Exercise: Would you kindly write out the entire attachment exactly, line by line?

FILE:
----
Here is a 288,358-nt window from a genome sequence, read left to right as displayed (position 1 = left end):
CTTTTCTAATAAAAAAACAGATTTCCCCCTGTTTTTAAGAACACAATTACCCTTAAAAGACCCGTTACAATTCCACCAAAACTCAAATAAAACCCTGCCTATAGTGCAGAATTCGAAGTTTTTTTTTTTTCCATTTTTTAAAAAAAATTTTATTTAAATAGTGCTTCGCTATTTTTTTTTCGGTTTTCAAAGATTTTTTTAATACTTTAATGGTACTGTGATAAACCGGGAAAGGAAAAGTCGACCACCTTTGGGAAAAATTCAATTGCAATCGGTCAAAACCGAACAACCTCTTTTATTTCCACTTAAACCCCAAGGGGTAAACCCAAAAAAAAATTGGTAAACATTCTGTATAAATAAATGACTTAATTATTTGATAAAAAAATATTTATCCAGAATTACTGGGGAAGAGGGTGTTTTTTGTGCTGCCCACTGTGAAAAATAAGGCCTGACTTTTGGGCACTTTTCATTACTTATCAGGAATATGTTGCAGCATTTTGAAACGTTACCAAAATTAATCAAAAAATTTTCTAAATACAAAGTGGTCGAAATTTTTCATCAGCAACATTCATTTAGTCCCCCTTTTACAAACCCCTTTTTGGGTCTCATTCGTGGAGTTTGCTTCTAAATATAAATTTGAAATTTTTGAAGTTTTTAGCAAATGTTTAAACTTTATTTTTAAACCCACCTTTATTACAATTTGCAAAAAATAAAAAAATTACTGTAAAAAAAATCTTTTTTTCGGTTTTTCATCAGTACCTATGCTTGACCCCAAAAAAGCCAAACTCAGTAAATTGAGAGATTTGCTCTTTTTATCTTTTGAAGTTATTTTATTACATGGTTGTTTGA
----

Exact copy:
Here is a 288,358-nt window from a genome sequence, read left to right as displayed (position 1 = left end):
CTTTTCTAATAAAAAAACAGATTTCCCCCTGTTTTTAAGAACACAATTACCCTTAAAAGACCCGTTACAATTCCACCAAAACTCAAATAAAACCCTGCCTATAGTGCAGAATTCGAAGTTTTTTTTTTTTCCATTTTTTAAAAAAAATTTTATTTAAATAGTGCTTCGCTATTTTTTTTTCGGTTTTCAAAGATTTTTTTAATACTTTAATGGTACTGTGATAAACCGGGAAAGGAAAAGTCGACCACCTTTGGGAAAAATTCAATTGCAATCGGTCAAAACCGAACAACCTCTTTTATTTCCACTTAAACCCCAAGGGGTAAACCCAAAAAAAAATTGGTAAACATTCTGTATAAATAAATGACTTAATTATTTGATAAAAAAATATTTATCCAGAATTACTGGGGAAGAGGGTGTTTTTTGTGCTGCCCACTGTGAAAAATAAGGCCTGACTTTTGGGCACTTTTCATTACTTATCAGGAATATGTTGCAGCATTTTGAAACGTTACCAAAATTAATCAAAAAATTTTCTAAATACAAAGTGGTCGAAATTTTTCATCAGCAACATTCATTTAGTCCCCCTTTTACAAACCCCTTTTTGGGTCTCATTCGTGGAGTTTGCTTCTAAATATAAATTTGAAATTTTTGAAGTTTTTAGCAAATGTTTAAACTTTATTTTTAAACCCACCTTTATTACAATTTGCAAAAAATAAAAAAATTACTGTAAAAAAAATCTTTTTTTCGGTTTTTCATCAGTACCTATGCTTGACCCCAAAAAAGCCAAACTCAGTAAATTGAGAGATTTGCTCTTTTTATCTTTTGAAGTTATTTTATTACATGGTTGTTTGA